WINSLOW, Ariz. - A new 35-piece Kachina display at the Winslow Visitor Center tells a story about the Kachinas, their original owners and how they came to be on display in town.
The story is told by Janice Griffin, former Old Trails Director, and Mary Simmons, who was a close friend of the original collectors.
"This is a story of a love between two families, (Dahlen and Simmons) and a love of the Hopi culture which has been shared by these Anglo families in this town for so many years," said Griffin.
Mary Dahlen originally started collecting Kachinas during the 1950s and Chester Dennis, who was an old Hopi friend, carved most of the dolls in her collection. One grandson, Alex, who lives in New Jersey, still carries the family name. Alex gathered up the Kachinas and made them available to Simmons, his grandparents' best friend in Winslow.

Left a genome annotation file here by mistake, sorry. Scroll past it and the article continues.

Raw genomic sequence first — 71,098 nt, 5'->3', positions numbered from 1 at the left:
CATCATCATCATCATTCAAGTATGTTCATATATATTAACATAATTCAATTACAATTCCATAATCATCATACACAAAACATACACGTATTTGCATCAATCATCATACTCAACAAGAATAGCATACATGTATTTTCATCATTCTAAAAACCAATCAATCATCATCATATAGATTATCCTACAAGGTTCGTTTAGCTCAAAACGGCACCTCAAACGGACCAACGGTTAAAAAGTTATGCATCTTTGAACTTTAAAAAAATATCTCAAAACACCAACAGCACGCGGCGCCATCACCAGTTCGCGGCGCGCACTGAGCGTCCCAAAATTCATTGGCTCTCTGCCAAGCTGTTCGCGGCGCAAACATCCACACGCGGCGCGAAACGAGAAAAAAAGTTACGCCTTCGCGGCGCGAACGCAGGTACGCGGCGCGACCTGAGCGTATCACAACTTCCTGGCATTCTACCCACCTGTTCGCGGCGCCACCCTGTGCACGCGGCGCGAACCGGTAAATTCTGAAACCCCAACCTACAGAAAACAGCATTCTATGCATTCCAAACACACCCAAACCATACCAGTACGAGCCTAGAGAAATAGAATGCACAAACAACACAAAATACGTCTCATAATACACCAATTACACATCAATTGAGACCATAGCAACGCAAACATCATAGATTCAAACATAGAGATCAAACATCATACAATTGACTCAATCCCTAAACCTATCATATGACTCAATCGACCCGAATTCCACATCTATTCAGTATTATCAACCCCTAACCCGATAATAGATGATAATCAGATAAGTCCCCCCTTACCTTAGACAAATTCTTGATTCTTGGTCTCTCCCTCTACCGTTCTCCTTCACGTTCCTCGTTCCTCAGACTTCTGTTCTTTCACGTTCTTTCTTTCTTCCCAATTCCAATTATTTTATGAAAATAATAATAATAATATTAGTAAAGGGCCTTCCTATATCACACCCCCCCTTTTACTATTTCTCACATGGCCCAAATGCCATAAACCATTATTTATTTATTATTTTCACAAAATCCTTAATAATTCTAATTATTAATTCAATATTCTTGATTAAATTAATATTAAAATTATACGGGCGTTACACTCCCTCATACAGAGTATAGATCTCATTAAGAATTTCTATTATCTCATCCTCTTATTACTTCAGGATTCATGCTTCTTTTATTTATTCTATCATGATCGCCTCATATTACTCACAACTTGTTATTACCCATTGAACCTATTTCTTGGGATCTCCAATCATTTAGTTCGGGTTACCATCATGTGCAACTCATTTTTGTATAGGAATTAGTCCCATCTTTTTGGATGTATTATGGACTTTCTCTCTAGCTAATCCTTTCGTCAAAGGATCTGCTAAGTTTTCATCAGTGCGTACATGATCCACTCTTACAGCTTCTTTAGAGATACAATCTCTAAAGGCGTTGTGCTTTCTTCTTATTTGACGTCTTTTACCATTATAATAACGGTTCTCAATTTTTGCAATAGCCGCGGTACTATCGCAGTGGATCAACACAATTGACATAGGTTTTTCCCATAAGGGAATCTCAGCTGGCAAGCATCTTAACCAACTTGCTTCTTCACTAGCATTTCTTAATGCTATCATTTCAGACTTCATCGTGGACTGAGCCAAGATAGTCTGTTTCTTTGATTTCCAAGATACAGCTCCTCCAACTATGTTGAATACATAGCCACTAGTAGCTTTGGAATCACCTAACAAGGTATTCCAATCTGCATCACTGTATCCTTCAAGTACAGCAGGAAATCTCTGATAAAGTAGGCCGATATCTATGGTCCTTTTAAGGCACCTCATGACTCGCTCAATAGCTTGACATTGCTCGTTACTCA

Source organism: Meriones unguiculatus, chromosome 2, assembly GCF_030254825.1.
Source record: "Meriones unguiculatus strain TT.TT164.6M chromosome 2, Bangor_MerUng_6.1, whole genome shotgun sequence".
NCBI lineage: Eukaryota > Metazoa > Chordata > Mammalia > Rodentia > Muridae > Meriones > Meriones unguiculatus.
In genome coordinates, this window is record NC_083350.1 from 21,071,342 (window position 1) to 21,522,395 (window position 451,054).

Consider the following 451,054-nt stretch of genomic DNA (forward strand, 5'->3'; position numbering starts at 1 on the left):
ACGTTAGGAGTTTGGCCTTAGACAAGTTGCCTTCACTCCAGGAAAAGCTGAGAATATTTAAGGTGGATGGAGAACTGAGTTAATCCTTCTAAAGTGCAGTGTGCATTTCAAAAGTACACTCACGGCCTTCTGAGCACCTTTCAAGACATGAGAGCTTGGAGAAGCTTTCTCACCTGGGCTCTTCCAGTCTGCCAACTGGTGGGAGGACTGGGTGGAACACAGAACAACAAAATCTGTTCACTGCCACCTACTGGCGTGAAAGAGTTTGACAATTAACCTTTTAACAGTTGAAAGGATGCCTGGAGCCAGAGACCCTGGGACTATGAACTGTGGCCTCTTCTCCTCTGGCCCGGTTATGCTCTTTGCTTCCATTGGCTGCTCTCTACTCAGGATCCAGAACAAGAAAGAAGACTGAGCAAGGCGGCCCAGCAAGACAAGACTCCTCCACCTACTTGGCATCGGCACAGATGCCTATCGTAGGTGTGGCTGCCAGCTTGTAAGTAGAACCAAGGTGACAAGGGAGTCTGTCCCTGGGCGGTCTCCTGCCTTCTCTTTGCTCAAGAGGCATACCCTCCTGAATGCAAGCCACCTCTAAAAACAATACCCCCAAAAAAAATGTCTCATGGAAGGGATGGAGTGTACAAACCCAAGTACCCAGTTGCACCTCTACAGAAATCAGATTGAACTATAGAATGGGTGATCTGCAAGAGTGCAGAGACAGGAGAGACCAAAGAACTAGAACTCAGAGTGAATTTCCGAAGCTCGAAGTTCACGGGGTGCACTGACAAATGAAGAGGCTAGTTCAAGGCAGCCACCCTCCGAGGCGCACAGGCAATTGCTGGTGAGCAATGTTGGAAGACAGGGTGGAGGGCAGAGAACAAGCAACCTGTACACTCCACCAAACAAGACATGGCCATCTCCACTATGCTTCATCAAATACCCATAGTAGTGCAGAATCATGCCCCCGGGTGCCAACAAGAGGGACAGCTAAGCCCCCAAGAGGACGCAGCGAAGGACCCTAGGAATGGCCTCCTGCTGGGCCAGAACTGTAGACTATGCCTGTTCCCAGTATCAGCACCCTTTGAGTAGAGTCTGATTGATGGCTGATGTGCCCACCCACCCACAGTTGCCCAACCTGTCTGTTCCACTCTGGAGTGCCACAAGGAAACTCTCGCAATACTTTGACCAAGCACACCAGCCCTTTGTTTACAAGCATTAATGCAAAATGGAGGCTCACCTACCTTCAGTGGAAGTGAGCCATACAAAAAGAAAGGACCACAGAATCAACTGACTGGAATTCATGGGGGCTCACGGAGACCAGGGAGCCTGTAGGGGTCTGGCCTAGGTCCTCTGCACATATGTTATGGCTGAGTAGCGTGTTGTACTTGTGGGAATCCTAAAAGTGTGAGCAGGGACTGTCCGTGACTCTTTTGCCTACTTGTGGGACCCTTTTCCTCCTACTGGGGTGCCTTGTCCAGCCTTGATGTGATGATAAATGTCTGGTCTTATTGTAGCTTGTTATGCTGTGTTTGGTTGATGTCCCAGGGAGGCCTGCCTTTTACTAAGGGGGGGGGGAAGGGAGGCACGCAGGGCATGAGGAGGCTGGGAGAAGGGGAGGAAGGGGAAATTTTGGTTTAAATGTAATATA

"Dahlen became fascinated with the stories about the dolls and what the dolls were used for," Griffin said. "Dennis became a mentor to Dahlen enlightening her about the Hopi culture."
Through the generosity of both the Dahlen and Simmons families, the collection is now available to the public. The Dahlen, Simmons, Burgett and Patterson families in Winslow were also instrumental in bringing the state's attention to the looting of Homolovi sites and bringing Homolovi under the protection of the state.
"Anglo families living in this area have a deep interest and respect for the past and present Hopi culture," Griffin said.
The Winslow Visitor Center is at 523 W. Second St., open every day except Sunday for those who would like to see this classic Kachina collection.